Opals were created from hydrated silicon dioxide, and were formed when water-based solutions containing silica, deposited a gel- like substance in gaps and crevices in rocks. Because of this they often form around areas where there are hot springs or geysers. Gem-quality Opals do, however, have a crystal structure. They are loved for their kaleidoscope of colors and internal flashes of almost neon colored lights. There are several varieties of gem-quality Opals and the names used for them by the gemstone industry can be quite confusing to many people. When you hear White Opal, Grey Opal or Black Opal, the name is referring to the background color of the Opal. See it as a canvas for a painting on which beautiful colors are to be thrown in a random inspiration of modern art.
Boulder Opal consists of fine layers of natural Opal which have formed naturally on ironstone rock. Much like Ammolite, it is removed from its host rock while it is being cut, and then placed back onto it. This means that for most Boulder Opal the finished gem is actually a doublet or triplet opal. Boulder Opal from Queensland is declared by many experts to have the most brightness and best appearance of the Australian Opals.
Common Opals can be found all over the world, whereas gem-quality Opals are mostly mined in Australia; in fact, some reports claim that 97% of the world’s gem-quality Opals are sourced from here. Other areas are Mexico, South Africa, Brazil, Honduras, United States, Czech Republic, Guatemala and Romania.
THE STORY OF PARAIBA TOURMALINE
THE STORY OF RUBY
The gem of love, Ruby is the red member of the Corundum family and is often given as a gift to show the strength of one’s relationship. Its rich, vivid red colors are due to the presence of chromium and its almost identical twin sister, the Sapphire, is similar in all but color.
Celebrated in the Bible and in ancient Sanskrit writings as the most precious of all gemstones, rubies have been the prized possession of emperors and kings throughout the ages. Ruby's inner fire has been the inspiration for innumerable legends and myths, and to this day, no red gemstone can compare to its fiery, rich hues. It was believed wearing a fine red ruby bestowed good fortune on its owner.
For many centuries, Ruby has been thought to remove sadness, prevent nightmares, and protect against many illnesses including inflammatory diseases.
Many people associate its brilliant crimson colors with passion and love, making ruby an ideal choice for an engagement ring. Ruby is the red variety of the corundum mineral species, while all other colors of corundum are called sapphire.
This most sought after gemstone is available in a range of red hues, from purplish and bluish red to orangish red. Ruby is readily available in sizes up to 2 carats, but larger sizes can be obtained. However, in its finest quality, any size ruby can be scare. In readily available small sizes, ruby makes an excellent accent gemstone because of its intense, pure red color.
Ruby is mined throughout Southeast Asia. Some of the finest Rubies are from Burma, where their color is said to be comparable to that of "pigeon blood". Other sources include Thailand, Vietnam, Sri Lanka, Kenya, Madagascar, Tanzania, Cambodia, and India.
After being extracted from the earth, rubies today are commonly heated to high temperatures to maximize the purity and intensity of their red hue. Impurities may also dissolve or become less noticeable after heating. However, heating will only improve the color if the gemstone already contains the chemistry required. Occasionally rubies with small imperfections are permeated with a silicate byproduct of the heating process, which helps to make small fissures less visible. This enhancement, like heating, is permanent and rubies, whether enhanced or not, remain among the most durable of gems.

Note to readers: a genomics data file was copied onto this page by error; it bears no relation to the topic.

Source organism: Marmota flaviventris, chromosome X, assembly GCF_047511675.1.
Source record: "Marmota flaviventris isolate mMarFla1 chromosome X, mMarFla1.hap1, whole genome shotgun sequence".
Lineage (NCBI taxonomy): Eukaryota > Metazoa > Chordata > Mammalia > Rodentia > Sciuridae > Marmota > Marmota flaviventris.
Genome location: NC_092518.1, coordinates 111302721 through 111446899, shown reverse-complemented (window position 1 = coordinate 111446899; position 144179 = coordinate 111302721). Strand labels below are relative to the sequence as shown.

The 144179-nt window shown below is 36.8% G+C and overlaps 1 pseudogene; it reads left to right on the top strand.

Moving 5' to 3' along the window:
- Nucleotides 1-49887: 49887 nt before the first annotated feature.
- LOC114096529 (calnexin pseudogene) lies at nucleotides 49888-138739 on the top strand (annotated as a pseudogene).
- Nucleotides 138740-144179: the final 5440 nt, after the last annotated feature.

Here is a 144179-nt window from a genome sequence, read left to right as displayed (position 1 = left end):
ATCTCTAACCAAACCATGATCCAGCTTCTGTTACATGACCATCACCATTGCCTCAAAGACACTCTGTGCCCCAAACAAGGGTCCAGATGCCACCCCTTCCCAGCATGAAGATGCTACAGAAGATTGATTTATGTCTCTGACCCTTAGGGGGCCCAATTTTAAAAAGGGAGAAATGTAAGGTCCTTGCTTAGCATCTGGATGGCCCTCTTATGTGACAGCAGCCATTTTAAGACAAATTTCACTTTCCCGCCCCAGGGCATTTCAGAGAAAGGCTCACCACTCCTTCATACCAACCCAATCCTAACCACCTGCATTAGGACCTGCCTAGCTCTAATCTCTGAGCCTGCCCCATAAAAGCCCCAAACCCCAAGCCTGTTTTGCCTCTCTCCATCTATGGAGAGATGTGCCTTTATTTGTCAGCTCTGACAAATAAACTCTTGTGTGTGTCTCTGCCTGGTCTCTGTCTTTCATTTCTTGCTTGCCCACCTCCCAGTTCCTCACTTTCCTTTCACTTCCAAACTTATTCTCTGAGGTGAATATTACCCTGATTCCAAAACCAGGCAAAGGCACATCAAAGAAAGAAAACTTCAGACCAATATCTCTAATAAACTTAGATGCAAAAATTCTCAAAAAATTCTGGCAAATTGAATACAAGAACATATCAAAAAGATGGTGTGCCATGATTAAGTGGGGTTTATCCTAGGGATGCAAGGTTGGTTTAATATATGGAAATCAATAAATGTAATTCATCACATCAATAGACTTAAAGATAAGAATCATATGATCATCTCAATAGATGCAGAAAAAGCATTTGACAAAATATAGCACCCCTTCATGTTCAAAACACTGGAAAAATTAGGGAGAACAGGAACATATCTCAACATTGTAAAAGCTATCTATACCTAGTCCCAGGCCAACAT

It is said that over 95% of the Rubies on the market today have been heat-treated, therefore, whenever buying a Ruby it is best to assume that the gem has been heated. Unheated and untreated Rubies command a premium in the marketplace, and are extremely rare over 1 carat. When buying an unheated Ruby, you should insist on a valid gemological report. Large natural Rubies of good color and clarity are so valuable that they often demand a higher price per carat than even the most flawless diamonds.
Ruby is the birthstone for July, and is also the Anniversary gemstone for both the 15th and 40th year of marriage. With a hardness of 9 on the Moh's scale, it is a tough and durable gemstone. When set in a precious metal, your Ruby should continue to sparkle and shine for thousands of years to come.
THE STORY OF SAPPHIRES
Long ago, it was decided that all gemstones of the mineral "Corundum" should be referred to as sapphire, except the red color, which was called ruby. Other very popular shades of fancy sapphires are; yellows, bright oranges, lavenders and purples, and these are usually offered at more modest prices.
The wide array of differing hues seen in Sapphires is due to the presence of different natural impurities found in their crystal structure. Blue Sapphires are formed due to the presence of Titanium. Chromium trapped inside Corundum allows us to enjoy Pink Sapphire, and in larger quantities and saturation, gives us the Ruby.
The most valuable fancy sapphire is an orange-pink or pinkish-orange variety called 'Padparadscha' after the lotus blossom. Padparadscha sapphires are very rare, and the exact definition should always be authenticated by a gemological laboratory report. Padparadscha sapphires are the rarest sapphires on the planet and sell at a premium; their prices exceeding those obtained for fine blue sapphires. Their beauty, with its delicate blended shades the color of fresh salmon and sunsets, is obvious.
Generally, the clearer and more vivid the color, the more valuable the sapphire. If the color is in the pastel range, the clarity should be good. Because in lighter tones inclusions are more noticeable, the trade usually prefers the gemstones to be cleaner with fewer visible inclusions. In a lighter colored gemstone, the cut is also more important: it should reflect light back evenly across the face of the stone, making it lively and brilliant. With darker, more intense colors, the cut is not as critical because the color creates its own impact.
When admiring a Sapphire, turning it back and forth will allow the light to travel through the gemstone and display even more colors; this beautiful array of colors emitted as the gem is moved is known as pleochroism.